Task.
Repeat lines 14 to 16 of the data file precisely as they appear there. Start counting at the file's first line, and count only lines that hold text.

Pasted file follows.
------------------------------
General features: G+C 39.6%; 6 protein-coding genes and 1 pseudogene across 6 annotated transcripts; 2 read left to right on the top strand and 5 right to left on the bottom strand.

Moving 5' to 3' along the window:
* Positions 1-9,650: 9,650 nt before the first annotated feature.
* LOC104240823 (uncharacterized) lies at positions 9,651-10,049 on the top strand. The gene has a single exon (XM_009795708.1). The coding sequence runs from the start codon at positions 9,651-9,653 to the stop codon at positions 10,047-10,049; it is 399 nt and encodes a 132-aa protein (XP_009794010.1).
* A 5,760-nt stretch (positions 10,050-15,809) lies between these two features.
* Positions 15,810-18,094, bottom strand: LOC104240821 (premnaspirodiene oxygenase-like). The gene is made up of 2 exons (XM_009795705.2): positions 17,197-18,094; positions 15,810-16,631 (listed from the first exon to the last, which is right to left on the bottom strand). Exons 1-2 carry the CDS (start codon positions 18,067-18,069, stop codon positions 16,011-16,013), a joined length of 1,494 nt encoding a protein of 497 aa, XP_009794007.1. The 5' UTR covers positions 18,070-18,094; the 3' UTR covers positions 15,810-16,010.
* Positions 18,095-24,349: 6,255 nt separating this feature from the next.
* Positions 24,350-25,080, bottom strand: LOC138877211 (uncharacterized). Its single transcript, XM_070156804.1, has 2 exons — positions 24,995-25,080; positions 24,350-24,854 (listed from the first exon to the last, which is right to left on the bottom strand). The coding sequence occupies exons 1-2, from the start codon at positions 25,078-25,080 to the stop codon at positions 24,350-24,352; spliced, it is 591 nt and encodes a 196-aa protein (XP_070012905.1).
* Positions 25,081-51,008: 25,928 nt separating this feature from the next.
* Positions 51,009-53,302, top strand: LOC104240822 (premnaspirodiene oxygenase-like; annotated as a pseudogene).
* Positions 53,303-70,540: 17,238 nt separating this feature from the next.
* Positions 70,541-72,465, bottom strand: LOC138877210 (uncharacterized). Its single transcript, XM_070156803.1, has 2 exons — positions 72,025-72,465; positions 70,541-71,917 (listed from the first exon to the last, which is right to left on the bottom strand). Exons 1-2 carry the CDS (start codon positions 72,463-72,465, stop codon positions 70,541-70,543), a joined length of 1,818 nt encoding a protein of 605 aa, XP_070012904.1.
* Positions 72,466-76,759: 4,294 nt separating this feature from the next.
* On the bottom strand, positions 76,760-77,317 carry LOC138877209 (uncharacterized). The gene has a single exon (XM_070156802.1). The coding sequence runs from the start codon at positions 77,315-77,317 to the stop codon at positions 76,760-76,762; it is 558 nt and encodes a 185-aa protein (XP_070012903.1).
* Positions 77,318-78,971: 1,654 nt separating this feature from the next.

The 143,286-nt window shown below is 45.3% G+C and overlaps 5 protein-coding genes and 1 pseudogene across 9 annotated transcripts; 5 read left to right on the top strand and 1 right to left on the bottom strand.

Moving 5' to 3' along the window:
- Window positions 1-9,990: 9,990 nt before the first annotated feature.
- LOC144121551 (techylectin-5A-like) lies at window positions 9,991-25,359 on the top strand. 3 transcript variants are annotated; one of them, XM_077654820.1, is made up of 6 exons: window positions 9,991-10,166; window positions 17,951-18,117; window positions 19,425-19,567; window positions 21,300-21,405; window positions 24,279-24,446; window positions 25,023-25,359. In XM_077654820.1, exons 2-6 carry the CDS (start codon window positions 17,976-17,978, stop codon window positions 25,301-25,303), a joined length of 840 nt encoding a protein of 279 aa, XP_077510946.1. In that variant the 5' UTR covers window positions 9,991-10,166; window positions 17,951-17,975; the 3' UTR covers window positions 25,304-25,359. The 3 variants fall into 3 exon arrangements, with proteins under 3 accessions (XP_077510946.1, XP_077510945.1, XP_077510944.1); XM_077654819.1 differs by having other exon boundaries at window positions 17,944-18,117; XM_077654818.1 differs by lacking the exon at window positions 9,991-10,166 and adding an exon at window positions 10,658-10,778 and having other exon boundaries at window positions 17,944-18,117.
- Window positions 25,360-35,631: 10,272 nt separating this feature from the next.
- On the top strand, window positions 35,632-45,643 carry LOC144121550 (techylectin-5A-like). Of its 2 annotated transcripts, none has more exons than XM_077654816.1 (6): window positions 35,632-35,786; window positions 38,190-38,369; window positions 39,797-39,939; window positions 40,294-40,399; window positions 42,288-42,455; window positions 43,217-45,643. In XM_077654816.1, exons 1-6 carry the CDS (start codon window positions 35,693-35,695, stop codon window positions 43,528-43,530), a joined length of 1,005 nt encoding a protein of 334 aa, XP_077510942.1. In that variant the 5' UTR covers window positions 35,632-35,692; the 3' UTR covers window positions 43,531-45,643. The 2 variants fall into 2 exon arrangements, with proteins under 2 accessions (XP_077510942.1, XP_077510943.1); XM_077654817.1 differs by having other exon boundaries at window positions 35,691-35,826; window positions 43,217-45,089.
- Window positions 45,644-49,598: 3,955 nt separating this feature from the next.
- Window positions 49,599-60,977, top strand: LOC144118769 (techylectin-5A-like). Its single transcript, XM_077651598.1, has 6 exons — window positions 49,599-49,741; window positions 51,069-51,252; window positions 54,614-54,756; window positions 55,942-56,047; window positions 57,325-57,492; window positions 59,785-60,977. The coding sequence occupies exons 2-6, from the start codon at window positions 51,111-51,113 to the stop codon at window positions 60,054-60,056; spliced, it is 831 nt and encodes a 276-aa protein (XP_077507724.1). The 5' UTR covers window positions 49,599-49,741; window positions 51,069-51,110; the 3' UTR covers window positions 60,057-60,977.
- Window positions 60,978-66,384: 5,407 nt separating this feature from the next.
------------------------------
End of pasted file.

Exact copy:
* On the bottom strand, positions 76,760-77,317 carry LOC138877209 (uncharacterized). The gene has a single exon (XM_070156802.1). The coding sequence runs from the start codon at positions 77,315-77,317 to the stop codon at positions 76,760-76,762; it is 558 nt and encodes a 185-aa protein (XP_070012903.1).
* Positions 77,318-78,971: 1,654 nt separating this feature from the next.

The 143,286-nt window shown below is 45.3% G+C and overlaps 5 protein-coding genes and 1 pseudogene across 9 annotated transcripts; 5 read left to right on the top strand and 1 right to left on the bottom strand.